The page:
Finally, 42 U.S.C. § 1997e(e) provides, “[n]o Federal civil action may be brought by a prisoner confined in a jail, prison, or other correctional facility, for mental or emotional injury suffered while in custody without a prior showing of physical injury.” The United States Court of Appeals for the Sixth Circuit has repeatedly found Eighth Amendment claims for monetary relief precluded by 42 U.S.C. § 1997e(e) absent a showing of physical injury. See Jennings v. Weberg, No. 2:06-CV-235, 2007 WL 80875, at *3 (W.D. Mich. Jan.8, 2007) (collecting cases). “[E]ven though the physical injury required by § 1997e(e) for a § 1983 claim need not be significant, it must be more than de minimis for an Eighth Amendment claim to go forward.” Flanory v. Bonn, 604 F.3d 249, 254 (6th Cir. 2010).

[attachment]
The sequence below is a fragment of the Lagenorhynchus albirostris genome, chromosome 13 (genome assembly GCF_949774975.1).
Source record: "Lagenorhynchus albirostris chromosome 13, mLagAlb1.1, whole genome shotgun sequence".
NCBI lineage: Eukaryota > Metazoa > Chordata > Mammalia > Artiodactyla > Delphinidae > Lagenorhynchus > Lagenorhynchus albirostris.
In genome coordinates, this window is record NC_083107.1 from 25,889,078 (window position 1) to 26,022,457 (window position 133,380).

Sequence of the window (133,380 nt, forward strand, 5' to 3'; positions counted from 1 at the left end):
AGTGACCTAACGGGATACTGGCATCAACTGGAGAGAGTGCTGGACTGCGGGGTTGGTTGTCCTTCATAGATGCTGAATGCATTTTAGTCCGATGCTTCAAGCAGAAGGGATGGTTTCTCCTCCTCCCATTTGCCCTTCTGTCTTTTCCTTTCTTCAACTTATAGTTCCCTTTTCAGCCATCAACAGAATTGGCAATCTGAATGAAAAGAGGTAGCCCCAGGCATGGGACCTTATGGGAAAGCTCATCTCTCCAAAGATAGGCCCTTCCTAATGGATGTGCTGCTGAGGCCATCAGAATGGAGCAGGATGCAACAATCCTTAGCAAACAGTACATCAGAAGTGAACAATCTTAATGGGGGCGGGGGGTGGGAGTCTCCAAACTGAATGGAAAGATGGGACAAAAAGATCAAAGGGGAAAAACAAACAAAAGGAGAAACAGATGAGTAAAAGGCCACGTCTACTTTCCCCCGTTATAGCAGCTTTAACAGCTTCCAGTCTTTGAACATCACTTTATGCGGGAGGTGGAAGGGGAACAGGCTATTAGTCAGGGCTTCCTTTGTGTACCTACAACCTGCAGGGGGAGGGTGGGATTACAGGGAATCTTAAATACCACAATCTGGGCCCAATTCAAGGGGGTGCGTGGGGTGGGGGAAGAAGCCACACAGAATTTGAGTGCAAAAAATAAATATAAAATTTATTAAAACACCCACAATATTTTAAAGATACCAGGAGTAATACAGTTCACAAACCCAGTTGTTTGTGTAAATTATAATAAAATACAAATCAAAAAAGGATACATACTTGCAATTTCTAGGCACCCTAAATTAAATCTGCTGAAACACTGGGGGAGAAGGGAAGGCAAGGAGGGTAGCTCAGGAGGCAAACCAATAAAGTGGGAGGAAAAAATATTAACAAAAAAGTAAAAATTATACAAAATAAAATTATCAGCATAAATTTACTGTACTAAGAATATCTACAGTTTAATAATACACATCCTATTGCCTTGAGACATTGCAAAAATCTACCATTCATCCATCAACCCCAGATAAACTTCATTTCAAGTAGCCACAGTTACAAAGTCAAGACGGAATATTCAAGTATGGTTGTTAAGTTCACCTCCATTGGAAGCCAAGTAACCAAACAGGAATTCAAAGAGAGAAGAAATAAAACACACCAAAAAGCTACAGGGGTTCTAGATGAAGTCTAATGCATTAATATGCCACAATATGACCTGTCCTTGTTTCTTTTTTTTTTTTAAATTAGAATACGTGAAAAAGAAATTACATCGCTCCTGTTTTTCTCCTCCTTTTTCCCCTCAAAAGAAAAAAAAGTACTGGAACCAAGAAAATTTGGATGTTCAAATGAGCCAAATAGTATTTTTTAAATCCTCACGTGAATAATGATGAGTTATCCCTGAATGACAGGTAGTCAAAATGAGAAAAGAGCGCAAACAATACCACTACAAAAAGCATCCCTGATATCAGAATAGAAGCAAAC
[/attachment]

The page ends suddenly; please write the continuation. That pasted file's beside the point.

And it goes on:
With these standards in mind, the Court has reviewed Hood's claims against Lt. Moore [R. 1 at 4 (¶ 1)] and his claims against C.O.'s Howard and Harshbarger [R. 1 at 4 (¶ 2)]. A response is required from those defendants ...